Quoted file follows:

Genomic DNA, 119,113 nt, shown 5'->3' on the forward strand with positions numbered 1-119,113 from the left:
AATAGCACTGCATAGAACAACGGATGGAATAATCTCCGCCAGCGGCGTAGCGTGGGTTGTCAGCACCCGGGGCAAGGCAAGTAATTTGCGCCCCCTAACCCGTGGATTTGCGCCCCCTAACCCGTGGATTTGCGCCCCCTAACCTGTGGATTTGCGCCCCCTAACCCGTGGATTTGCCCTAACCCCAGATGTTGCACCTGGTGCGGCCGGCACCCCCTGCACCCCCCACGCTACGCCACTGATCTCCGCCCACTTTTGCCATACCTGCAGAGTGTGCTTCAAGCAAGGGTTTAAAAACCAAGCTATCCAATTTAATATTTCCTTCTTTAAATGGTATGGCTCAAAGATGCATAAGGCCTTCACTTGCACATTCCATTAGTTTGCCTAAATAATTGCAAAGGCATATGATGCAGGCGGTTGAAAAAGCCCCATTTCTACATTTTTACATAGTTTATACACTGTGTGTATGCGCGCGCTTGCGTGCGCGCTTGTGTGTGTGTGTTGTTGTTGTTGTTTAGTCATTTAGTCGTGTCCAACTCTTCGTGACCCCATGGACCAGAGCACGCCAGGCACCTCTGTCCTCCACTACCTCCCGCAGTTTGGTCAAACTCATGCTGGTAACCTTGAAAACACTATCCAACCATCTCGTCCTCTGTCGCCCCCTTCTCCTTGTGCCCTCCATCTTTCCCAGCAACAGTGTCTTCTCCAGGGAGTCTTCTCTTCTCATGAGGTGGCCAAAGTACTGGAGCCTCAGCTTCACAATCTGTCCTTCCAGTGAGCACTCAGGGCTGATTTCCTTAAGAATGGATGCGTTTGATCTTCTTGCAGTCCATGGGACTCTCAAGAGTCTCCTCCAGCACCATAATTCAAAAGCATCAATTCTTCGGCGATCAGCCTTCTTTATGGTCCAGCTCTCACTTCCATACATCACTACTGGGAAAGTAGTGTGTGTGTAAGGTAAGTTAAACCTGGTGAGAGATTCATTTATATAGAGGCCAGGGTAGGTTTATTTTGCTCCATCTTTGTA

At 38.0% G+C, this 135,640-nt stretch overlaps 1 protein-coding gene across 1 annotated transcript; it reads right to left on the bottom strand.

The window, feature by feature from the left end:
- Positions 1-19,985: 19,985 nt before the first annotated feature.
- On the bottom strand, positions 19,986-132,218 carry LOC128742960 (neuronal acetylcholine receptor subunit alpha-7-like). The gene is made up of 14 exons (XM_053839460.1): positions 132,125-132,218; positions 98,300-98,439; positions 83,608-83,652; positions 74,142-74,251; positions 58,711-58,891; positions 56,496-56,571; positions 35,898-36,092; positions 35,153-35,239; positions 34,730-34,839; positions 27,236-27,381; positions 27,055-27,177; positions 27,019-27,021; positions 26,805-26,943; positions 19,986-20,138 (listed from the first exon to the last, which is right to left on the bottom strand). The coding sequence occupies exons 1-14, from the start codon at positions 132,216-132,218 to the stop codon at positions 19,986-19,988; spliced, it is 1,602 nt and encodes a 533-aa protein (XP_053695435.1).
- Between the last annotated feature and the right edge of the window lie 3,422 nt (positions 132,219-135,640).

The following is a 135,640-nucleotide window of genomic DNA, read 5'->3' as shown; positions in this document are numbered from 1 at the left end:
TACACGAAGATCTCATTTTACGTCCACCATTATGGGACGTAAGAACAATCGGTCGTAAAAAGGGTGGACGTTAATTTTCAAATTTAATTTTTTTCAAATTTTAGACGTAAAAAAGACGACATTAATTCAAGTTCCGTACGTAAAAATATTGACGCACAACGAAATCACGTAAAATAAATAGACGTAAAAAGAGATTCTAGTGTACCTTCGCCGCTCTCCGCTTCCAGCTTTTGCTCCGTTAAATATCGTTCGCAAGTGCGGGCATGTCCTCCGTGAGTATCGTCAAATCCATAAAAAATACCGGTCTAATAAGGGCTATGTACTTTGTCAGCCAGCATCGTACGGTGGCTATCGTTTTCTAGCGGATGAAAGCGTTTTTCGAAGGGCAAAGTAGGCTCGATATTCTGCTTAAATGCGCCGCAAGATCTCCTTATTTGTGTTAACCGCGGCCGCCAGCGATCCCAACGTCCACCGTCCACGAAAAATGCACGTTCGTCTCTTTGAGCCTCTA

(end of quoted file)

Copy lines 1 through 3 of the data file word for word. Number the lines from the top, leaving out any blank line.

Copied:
Genomic DNA, 119,113 nt, shown 5'->3' on the forward strand with positions numbered 1-119,113 from the left:
AATAGCACTGCATAGAACAACGGATGGAATAATCTCCGCCAGCGGCGTAGCGTGGGTTGTCAGCACCCGGGGCAAGGCAAGTAATTTGCGCCCCCTAACCCGTGGATTTGCGCCCCCTAACCCGTGGATTTGCGCCCCCTAACCTGTGGATTTGCGCCCCCTAACCCGTGGATTTGCCCTAACCCCAGATGTTGCACCTGGTGCGGCCGGCACCCCCTGCACCCCCCACGCTACGCCACTGATCTCCGCCCACTTTTGCCATACCTGCAGAGTGTGCTTCAAGCAAGGGTTTAAAAACCAAGCTATCCAATTTAATATTTCCTTCTTTAAATGGTATGGCTCAAAGATGCATAAGGCCTTCACTTGCACATTCCATTAGTTTGCCTAAATAATTGCAAAGGCATATGATGCAGGCGGTTGAAAAAGCCCCATTTCTACATTTTTACATAGTTTATACACTGTGTGTATGCGCGCGCTTGCGTGCGCGCTTGTGTGTGTGTGTTGTTGTTGTTGTTTAGTCATTTAGTCGTGTCCAACTCTTCGTGACCCCATGGACCAGAGCACGCCAGGCACCTCTGTCCTCCACTACCTCCCGCAGTTTGGTCAAACTCATGCTGGTAACCTTGAAAACACTATCCAACCATCTCGTCCTCTGTCGCCCCCTTCTCCTTGTGCCCTCCATCTTTCCCAGCAACAGTGTCTTCTCCAGGGAGTCTTCTCTTCTCATGAGGTGGCCAAAGTACTGGAGCCTCAGCTTCACAATCTGTCCTTCCAGTGAGCACTCAGGGCTGATTTCCTTAAGAATGGATGCGTTTGATCTTCTTGCAGTCCATGGGACTCTCAAGAGTCTCCTCCAGCACCATAATTCAAAAGCATCAATTCTTCGGCGATCAGCCTTCTTTATGGTCCAGCTCTCACTTCCATACATCACTACTGGGAAAGTAGTGTGTGTGTAAGGTAAGTTAAACCTGGTGAGAGATTCATTTATATAGAGGCCAGGGTAGGTTTATTTTGCTCCATCTTTGTA

At 38.0% G+C, this 135,640-nt stretch overlaps 1 protein-coding gene across 1 annotated transcript; it reads right to left on the bottom strand.